An object of the present invention, which has been made in light of such points, is to provide a semiconductor module circuit structure capable of suppressing abnormal overheating of the circuit pattern while also raising the current rating.

A semiconductor module circuit structure according to one aspect of the present invention is provided with: an insulating circuit substrate in which a circuit pattern is formed on a top face of an insulating plate; and a semiconductor element disposed on a top face of the circuit pattern, wherein the circuit pattern includes a straight part extending in a predetermined direction and a corner part bent in a different direction from the extension direction of the straight part, and on a top face of the straight part, a wiring member that follows the extension direction of the straight part is disposed off-center toward an outer circumferential side of the corner part.

Also, a semiconductor module circuit structure according to another aspect of the present invention is provided with: an insulating circuit substrate in which a circuit pattern is formed on a top face of an insulating plate; and a semiconductor element disposed on a top face of the circuit pattern, wherein the circuit pattern includes a straight part extending in a predetermined direction and a corner part bent in a different direction from the extension direction of the straight part, and on a top face of the corner part, a wiring member that follows the bend direction is disposed off-center toward an outer circumferential side.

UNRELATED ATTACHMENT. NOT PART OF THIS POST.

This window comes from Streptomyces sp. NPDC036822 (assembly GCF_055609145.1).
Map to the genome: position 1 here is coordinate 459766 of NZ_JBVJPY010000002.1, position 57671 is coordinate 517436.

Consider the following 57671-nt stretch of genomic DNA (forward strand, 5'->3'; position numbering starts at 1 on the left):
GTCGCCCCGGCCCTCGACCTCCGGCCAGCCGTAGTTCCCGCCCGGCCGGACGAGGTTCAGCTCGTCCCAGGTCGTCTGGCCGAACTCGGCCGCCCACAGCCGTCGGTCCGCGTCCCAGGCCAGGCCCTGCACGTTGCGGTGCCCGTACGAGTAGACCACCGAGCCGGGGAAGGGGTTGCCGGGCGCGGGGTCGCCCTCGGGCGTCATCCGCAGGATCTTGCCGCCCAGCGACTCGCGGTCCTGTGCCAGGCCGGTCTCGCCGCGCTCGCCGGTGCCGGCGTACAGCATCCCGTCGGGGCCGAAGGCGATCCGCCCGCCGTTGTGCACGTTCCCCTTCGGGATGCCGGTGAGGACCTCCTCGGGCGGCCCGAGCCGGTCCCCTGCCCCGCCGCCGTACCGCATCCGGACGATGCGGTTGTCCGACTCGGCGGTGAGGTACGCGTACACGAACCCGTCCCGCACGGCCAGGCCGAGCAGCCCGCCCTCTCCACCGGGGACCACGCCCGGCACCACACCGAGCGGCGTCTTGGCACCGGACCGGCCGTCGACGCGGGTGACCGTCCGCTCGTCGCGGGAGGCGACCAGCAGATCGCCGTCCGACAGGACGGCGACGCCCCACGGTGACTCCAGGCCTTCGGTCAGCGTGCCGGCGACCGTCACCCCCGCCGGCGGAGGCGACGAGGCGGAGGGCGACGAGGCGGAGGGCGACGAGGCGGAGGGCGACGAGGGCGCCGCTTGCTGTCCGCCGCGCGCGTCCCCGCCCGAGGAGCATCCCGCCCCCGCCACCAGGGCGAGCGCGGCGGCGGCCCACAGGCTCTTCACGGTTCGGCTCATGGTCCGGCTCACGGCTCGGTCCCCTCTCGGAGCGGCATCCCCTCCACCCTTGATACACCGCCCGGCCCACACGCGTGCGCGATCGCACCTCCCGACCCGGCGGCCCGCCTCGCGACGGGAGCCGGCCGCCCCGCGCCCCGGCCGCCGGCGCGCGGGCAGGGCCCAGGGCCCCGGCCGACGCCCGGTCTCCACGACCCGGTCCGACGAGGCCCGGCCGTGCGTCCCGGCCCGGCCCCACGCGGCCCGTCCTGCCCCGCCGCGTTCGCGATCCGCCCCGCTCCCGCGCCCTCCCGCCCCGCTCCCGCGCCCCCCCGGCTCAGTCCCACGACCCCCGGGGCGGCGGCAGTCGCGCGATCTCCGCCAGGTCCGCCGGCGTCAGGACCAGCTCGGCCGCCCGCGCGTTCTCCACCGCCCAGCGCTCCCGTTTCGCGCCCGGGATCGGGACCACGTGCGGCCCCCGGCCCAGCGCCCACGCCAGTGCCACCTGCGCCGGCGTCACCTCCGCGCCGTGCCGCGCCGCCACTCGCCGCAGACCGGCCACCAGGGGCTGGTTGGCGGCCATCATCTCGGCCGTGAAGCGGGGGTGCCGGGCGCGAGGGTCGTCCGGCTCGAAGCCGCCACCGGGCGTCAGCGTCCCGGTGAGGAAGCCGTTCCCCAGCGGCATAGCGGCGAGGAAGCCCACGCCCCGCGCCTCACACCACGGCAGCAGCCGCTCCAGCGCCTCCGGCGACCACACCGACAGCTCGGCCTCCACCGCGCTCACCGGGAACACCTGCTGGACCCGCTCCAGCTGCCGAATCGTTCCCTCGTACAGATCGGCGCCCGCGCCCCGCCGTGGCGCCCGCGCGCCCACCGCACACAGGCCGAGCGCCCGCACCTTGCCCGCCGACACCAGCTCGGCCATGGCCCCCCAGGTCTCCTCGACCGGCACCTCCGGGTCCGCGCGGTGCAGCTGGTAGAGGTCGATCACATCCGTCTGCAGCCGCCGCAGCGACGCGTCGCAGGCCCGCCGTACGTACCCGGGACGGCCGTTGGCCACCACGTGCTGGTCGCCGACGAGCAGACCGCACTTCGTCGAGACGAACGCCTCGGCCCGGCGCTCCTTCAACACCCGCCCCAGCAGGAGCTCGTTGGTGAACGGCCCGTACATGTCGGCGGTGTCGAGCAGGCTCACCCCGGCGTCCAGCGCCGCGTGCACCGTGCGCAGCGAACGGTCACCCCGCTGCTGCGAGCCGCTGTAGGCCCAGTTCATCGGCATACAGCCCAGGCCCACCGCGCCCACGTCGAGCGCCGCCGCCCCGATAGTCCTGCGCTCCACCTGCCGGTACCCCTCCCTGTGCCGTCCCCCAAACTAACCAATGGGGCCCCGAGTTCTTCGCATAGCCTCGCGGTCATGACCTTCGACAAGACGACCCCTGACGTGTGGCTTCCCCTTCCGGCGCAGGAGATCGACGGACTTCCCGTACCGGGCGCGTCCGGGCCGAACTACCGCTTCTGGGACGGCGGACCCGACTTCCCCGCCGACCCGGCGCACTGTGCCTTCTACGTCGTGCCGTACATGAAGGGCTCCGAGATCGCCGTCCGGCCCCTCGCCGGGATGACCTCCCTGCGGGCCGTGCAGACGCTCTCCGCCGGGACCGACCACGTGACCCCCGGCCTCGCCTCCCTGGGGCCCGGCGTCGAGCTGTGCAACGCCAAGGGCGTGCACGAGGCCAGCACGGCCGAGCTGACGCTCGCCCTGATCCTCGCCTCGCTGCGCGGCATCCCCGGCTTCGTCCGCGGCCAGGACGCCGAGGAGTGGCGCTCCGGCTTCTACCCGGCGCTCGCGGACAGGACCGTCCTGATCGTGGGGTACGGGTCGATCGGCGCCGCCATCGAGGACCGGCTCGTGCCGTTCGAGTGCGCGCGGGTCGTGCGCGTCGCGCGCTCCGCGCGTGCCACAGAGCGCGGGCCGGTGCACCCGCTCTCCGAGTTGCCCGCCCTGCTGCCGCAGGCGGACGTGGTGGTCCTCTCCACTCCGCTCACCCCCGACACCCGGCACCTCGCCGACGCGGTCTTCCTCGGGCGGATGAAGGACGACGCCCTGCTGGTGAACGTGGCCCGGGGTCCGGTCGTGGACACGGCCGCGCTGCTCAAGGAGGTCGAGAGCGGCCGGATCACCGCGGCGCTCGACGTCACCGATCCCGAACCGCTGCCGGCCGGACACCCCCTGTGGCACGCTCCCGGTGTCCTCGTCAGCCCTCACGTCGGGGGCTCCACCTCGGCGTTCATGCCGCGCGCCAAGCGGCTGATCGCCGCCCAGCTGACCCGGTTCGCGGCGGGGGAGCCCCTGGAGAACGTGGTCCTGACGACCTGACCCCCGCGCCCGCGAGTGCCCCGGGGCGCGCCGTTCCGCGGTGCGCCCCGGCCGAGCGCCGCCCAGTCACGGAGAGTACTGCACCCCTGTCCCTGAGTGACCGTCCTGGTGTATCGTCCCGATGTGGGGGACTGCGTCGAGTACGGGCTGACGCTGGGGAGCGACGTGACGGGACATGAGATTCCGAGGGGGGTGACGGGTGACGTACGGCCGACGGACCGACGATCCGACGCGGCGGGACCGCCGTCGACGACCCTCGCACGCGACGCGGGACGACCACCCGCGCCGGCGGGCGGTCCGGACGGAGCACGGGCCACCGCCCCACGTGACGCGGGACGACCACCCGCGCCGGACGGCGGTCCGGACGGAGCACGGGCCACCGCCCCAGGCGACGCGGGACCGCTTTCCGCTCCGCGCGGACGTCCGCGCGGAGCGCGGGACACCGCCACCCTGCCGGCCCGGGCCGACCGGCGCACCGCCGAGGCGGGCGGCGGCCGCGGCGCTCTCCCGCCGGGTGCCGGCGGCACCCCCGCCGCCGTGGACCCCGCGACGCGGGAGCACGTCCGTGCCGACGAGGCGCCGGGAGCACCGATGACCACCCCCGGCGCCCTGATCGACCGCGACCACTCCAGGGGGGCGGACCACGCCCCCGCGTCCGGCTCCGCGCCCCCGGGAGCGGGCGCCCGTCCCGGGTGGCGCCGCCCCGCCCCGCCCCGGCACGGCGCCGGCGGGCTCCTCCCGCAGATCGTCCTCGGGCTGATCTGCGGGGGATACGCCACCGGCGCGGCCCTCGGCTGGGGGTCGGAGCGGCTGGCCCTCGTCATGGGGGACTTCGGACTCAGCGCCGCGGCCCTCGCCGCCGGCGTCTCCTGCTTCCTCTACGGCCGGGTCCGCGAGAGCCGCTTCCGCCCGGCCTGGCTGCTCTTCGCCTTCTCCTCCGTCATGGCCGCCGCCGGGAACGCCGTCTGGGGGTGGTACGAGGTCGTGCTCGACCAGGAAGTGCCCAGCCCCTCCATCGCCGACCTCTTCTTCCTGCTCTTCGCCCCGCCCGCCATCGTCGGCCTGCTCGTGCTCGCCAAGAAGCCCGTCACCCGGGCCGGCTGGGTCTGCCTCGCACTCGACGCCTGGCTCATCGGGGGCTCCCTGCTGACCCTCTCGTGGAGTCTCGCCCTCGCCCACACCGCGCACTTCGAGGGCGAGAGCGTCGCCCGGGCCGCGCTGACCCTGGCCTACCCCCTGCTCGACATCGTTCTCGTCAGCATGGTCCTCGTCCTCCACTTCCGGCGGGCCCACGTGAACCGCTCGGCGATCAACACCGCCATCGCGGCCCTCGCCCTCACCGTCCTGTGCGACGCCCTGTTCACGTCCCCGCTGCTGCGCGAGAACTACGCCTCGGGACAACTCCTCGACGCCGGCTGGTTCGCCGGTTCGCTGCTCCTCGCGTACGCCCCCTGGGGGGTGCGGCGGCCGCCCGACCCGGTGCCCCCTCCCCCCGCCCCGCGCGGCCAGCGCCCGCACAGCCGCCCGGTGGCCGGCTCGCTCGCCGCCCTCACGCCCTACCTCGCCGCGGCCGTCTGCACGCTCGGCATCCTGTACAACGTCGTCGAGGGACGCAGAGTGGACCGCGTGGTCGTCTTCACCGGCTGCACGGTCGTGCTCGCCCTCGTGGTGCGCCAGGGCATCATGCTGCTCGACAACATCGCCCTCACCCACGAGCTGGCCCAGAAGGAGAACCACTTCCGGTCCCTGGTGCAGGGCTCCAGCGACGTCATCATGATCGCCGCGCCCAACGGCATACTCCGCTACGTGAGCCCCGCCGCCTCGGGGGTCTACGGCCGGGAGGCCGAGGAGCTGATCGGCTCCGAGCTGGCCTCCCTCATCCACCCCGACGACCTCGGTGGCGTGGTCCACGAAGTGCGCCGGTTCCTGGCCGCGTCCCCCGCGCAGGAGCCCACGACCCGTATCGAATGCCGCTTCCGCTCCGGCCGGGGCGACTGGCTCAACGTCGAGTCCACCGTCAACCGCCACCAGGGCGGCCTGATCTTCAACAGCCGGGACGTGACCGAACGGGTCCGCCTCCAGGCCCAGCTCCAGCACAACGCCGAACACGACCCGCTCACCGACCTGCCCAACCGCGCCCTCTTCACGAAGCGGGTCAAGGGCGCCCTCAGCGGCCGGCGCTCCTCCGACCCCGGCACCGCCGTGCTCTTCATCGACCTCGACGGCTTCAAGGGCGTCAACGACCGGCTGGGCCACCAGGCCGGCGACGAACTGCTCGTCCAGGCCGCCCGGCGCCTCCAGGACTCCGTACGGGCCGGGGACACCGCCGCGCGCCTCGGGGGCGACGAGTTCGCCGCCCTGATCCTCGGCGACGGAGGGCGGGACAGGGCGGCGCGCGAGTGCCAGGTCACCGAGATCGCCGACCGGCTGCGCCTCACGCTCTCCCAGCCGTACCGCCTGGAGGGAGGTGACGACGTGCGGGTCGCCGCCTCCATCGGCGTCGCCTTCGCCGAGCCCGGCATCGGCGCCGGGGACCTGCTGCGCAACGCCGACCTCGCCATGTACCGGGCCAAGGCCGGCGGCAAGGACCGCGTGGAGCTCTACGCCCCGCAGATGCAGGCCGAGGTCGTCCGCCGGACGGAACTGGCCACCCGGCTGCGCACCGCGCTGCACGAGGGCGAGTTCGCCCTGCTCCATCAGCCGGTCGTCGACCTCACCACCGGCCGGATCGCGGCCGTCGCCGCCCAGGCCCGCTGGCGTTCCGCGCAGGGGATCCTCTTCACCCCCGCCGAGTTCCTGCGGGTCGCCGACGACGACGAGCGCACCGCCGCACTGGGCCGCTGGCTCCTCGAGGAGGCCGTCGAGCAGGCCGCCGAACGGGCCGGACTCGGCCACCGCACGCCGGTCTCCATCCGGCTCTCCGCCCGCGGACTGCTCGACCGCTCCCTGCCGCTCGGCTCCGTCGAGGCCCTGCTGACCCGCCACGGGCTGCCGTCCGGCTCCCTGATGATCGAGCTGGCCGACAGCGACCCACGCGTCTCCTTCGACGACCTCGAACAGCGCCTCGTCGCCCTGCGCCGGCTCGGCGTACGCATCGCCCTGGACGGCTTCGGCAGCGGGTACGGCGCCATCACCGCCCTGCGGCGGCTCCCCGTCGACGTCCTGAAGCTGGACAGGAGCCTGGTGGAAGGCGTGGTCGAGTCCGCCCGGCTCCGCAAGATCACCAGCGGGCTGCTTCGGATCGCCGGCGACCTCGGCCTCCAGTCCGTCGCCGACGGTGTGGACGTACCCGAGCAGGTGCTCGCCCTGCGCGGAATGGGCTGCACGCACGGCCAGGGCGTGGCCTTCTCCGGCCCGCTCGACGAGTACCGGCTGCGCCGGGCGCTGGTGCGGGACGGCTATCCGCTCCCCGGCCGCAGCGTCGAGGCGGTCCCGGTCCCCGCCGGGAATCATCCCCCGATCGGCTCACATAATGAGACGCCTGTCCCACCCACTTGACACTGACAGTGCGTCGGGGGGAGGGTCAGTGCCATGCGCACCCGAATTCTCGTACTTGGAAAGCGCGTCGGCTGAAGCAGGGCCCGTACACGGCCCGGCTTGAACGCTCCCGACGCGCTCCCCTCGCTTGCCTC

According to the present invention, abnormal overheating of the circuit pattern can be suppressed while also raising the current rating.

BRIEF DESCRIPTION OF THE DRAWINGS

FIG. 1 is a schematic plan view illustrating an example of a semiconductor module according to an embodiment.

FIG. 2 is a schematic cross-section view illustrating an example of the semiconductor module according to the embodiment.

FIGS. 3A and 3B are an enlarged view of a portion of the semiconductor module circuit structure according to the embodiment.

FIG. 4 is a schematic diagram illustrating the semiconductor module circuit structure according to a first modification.

FIG. 5 is a schematic diagram illustrating the semiconductor module circuit structure according to a second modification.

FIG. 6 is a schematic diagram illustrating the semiconductor module circuit structure according to a third modification.

FIG. 7 is a schematic diagram illustrating the semiconductor module circuit structure according to a fourth modification.

FIG. 8 is a schematic diagram illustrating the semiconductor module circuit structure according to a fifth modification.

DESCRIPTION OF THE INVENTION

Hereinafter, a semiconductor module to which the present invention can be applied will be described. FIG. 1 is a schematic plan view illustrating an example of a semiconductor module according to an embodiment. FIG. 2 is a schematic cross-section view illustrating an example of the semiconductor module according to the embodiment. Specifically, FIG. 2 is a cross section taken along the A-A in FIG. 1. Note that the semiconductor module illustrated below is merely one non-limiting example, and may be modified appropriately. In this specification, a plan view means the case of looking at the semiconductor module from a direction perpendicular to an insulating circuit substrate described later.

A semiconductor module 1 is applied to a power conversion device such as a power module, for example. As illustrated in FIGS. 1 and 2, a semiconductor module 1 includes components such as a heatsink 2, insulating circuit substrates 3, and a plurality of semiconductor elements 4.

The heatsink 2 acts as a base plate of the insulating circuit substrate 3, and is formed having a rectangular shape in a plan view by a metal plate with favorable thermal conductivity, such as copper or aluminum.